The most valuable ox gallstones are those that are whole and smooth, lustrous and golden in color. They must be free from pits, holes, chips and calcium inclusions.

It’s also important that your ox gallstones are not damaged or ruined by light exposure. This will destroy the bilirubin in them and decrease their worth.

This is why it’s important to keep your gallstones out of the sun and in a dark place. This will allow you to preserve their bilirubin and make them more valuable to buyers overseas.

Many ox gallstones are now being traded online through darknet marketplaces and private Facebook groups. These transactions have become increasingly popular as more and more people want to make a quick buck for dropping a rock into their boot.

If you’re looking to start a new business, this is an excellent option. It doesn’t require a large investment and does not require much overhead. However, it does require careful packaging and shipping.


Gallstones are small stones that form in the bile ducts of the liver. They range in size from a grain of sand to a golf ball. They are very common, but if they travel through the bile system and get stuck somewhere they can cause a lot of trouble.

Some gallstones are round, while others are egg-shaped or pyramid shaped. They may be calcite, calcium carbonate, or phosphate. They can be light or dark in colour, smooth or rough, and whole or broken pieces.

In the past, meatworkers in Katherine would collect their own gallstones through the year and bring them to a Chinese buyer. He would appraise each stone individually, and pay them according to their shape, size and colour.

The buyer was able to tell what each stone was worth based on its dryness, colour, texture, and size, and whether it was whole or broken. The most valuable stones were full-bodied, golden, and lustrous. They were also more valuable than stones that were a dark shade of brown or had a large amount of pitting.

Sunshine Trading is now the leading supplier of cattle gallstones to abattoirs in Australia. They rake in some $200 kilograms of stones each year–or about $11.5 million USD–at the grey market rate. Gerard Murtagh, Sunshine’s Director of International Sales, says the business is well on its way to becoming a national institution.


Since MONDAY’s article about gallstone theft, readers have questioned how a valuable cattle byproduct can be so easily stolen from processing plants. Many have pointed to the rumours that gallstones are worth up to $20,000 a kilogram and have argued that processors are making a fortune at beef producers’ expense.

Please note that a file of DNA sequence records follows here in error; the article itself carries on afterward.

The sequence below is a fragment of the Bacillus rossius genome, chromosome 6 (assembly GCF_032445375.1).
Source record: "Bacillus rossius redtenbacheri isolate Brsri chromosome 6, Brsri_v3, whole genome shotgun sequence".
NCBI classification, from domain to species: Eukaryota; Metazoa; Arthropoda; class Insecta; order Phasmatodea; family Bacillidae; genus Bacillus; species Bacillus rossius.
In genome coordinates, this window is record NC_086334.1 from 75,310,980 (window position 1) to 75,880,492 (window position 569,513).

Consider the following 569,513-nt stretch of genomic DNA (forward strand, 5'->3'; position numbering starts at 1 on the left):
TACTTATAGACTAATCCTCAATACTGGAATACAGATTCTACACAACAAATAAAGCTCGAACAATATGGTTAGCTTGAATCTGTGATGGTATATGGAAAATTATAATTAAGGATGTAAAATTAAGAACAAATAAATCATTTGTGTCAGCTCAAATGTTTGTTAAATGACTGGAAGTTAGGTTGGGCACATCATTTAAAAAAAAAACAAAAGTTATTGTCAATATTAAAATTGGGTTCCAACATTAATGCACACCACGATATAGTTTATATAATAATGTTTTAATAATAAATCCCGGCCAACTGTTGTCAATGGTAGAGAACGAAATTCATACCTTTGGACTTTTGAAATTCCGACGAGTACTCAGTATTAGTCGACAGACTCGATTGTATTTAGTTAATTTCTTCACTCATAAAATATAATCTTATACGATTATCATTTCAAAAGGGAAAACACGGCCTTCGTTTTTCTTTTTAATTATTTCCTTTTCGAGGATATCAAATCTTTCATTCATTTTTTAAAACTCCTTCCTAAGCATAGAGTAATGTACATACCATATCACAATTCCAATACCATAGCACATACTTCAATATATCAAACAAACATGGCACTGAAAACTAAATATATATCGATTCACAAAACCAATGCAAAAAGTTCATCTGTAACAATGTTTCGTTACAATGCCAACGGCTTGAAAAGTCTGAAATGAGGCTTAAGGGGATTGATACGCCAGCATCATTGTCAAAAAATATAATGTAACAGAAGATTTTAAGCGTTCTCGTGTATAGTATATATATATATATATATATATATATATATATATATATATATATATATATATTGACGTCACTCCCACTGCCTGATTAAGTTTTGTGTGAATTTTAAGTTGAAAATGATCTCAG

The truth is, natural gallstones are a scarce commodity with only a small supply. Currently, only about 100 metric tons are needed for a variety of propriety Chinese medicines. This has led to the development of synthetic/ artificial gallstones as an alternative.

Unlike oysters, which have an abundant supply of pearls, the gall bladder of cattle is not an abundant source of gallstones. This means that even plant workers who kill yearling type cattle – like Nolans at Gympie – will only find very small specimens of this valuable product.

In addition, it takes a lot of stones to form one, which makes the quantity of gallstones available at abattoirs so small, and the quality so low. This is a huge disadvantage to the Australian cattle industry, as one of its largest dealers points out.

In fact, despite their lustrous, glossy appearance and their apparent value to processors, these’stones’ are surprisingly lightweight. Compared with river pebbles, they weigh more like a feather. Consequently, when shipping, it is important to package these stones securely and mark them as ‘Fragile’ on the customs document. Moreover, it is also wise to keep the box in a cool place before storing it to avoid damage.

Cows, Ox Gallstones, Bison and Beef Gallstones – Are Beef Processors Making a Fortune?